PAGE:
Laudemus Deum nostrum in confessione beati Martini...

Today is the feast of Saint Martin of Tours, Patron of France, here (the Catholic Encyclopaedia) and here (Wikipedia). Sulpicius Severus's Vita is here and and in an English version here, although there are, obviously, more recent translations available (e.g., here). I was sure that there is a Schola Hungarica recording of a mediaeval Missa Sancti Martini at YouTube but evidently not so I will content myself with Bruckner.


Am returned from my morning spatiamentum and the fog is dissipating although it appears to be an overcast mid-morning. The Neumz people send occasional emails, including one today featuring the hymn (by Odo of Cluny) for Lauds, Martine par apostolis, as it was recorded last year on this date. While I imagine that this won't work, one can try this link. And it does-- but that may be because I clicked on it from this laptop. 

Klassikaraadio is broadcasting, livestreaming, the final concerts of the Estonian String Players Competition 2020, dedicated to the memory of Eduard Tubin; he was born in June 1905. The soloists are performing with the Estonian National Symphony Orchestra. I cannot be sure of the details but so far as I can tell the Competition doesn't end until Friday, so perhaps we may have one or two more concerts to listen to. The World Concert Hall site says that this is the first round, which does make sense of the translation I got from Google Translate.


There looks to be a possibly interesting concert at Hostebro in Denmark, livestreamed on DR P2, later on but am not going to notice it by more than this unless I actually get to listen. The program begins at 1020 my time; Holy Mass is at 1000. Time for Terce and breakfast.


A 'two week pause' goes into effect in Portland today ('what you can and cannot do in Multnomah County', the headline reads at the Oregonian) because idiots remain afraid of the plague and other idiots enjoy exercising state power. I was pleased also to read that Oregon's voting registration system "is 'vulnerable' as it relies on a software program that is no longer even supported". Good to know, since the general election is over. I don't look at that propaganda organ very often but when I happen to it almost always repays my effort with amusement and disgust.


Dr Eleanor Parker (A Clerk of Oxford and @ClerkofOxford) wrote a series of tweets this morning, marking St Martin's Day. One of her readers (@Noorderlisa) posted the photograph infra. Apparently, in parts of the Netherlands tonight is the night for children to carry illuminated voederbieten, fodder beets, mangelwurzels, through the streets and receive treats from the neighbors. 

Cistercian Pater Edmund Waldstein's sermon from 2010 for St Martin's Day is worth reading again.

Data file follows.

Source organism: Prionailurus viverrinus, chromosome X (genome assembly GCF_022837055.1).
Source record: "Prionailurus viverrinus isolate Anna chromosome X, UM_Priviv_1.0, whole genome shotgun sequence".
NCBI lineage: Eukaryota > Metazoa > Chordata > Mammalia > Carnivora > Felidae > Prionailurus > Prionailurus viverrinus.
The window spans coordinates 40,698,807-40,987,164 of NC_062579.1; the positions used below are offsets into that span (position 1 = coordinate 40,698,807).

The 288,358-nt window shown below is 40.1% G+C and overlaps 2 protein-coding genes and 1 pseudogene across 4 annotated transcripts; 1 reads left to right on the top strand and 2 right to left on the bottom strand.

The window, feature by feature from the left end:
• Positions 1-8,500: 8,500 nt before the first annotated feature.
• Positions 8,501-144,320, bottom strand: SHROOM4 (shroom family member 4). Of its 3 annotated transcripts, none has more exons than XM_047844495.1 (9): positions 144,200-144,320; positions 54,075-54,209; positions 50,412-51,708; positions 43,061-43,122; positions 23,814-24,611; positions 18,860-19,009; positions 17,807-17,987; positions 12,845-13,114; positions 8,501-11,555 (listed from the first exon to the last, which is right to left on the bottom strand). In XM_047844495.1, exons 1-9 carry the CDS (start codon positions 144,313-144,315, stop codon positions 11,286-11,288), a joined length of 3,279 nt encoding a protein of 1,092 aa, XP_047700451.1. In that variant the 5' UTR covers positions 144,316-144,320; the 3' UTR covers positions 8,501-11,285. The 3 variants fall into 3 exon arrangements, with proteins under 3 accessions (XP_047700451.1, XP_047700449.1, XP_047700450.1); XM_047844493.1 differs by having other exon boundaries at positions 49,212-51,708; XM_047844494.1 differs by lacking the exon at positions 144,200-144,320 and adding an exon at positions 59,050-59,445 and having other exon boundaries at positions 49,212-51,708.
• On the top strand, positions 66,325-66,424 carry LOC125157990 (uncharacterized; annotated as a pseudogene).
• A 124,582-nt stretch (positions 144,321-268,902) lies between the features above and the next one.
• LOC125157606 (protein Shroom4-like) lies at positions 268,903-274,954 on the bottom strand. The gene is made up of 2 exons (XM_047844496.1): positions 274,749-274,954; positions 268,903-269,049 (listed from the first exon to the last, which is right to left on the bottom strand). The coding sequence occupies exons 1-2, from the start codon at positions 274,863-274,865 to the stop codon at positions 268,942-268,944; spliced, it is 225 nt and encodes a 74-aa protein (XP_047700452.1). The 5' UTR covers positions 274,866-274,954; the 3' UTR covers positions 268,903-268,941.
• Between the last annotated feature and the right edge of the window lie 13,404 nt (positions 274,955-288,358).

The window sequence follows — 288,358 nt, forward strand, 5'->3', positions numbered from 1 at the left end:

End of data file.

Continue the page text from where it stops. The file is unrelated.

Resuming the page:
Sulpicius Severus recounts an odd story about S. Martin of Tours, whose Feast we celebrate today. It was on last journey before his death, he and his disciples past by a river where a number of birds were gobbling up fish in a feeding-frenzy. S. Martin was not amused:

This [exclaimed the saint] is a picture of how the demons act: they lie in wait for the unwary and capture them before they know it: they devour their victims when taken, and they can never be satisfied with what they have devoured.

He then proceeded to command the poor birds to fly off to “dry and desert regions.” The birds obediently flew off, “to no small wonder of many.” 

Saint Martin, "who didst neither fear to die nor refuse to live" (the Vita), pray for us and our poor Nation, so far from the heavenly Good! 

The good folks at Canticum Salomonis provide us with the Latin and an English version of a sermon of the venerable Honorius Augustodunensis, probably of Autun, on Martinmas.

... On a certain solemnity, when Martin was sitting in the sacristy about to celebrate mass, lo! a certain beggar asked him for clothing. Martin immediately sent the deacon to get clothes for the beggar. Since he tarried, Martin removed his own clothes and vouchsafed them to the beggar. When the deacon returned, he urged the bishop to celebrate mass, saying that the people were tired of waiting so long. Martin replied that the beggar should be clothed first, and thus God’s service would be performed. The dyspeptic deacon purchased a short black garment from a nearby shop with a few coins, and angrily cast them at the bishop’s feet. But Martin, not at all bothered, ordered the deacon to leave and secretly put on the clothes he had brought. And so he went up to mass with his arms half bared, but the Lord made the merit of this illustrious prelate manifest before the assembled people. For as he celebrated mass a fiery sphere rose from his head and its flames grew reaching up to the highest heaven.* Often, too, during the mass Martin’s hands seemed to shine with jewels and to crackle with gold and electrum....

The note I've asterisked is note 8 on the Canticum Salomonis site, and refers to the Cantus Index, wherein are being catalogued every know liturgical chant from the Latin tradition. The responsorium in question is--

Dum sacramenta [vel sacramentum] offerret beatus Martinus globus igneus apparuit super caput ejus.

Whilst blessed Martin offered the Sacrament a fiery globe appeared upon his head. 


Dr Gregory DiPippo at New Liturgical Movement (he is one of the docents at Masters' Gallery Rome, also) wrote a post today about the Ambrosian preface for the feast.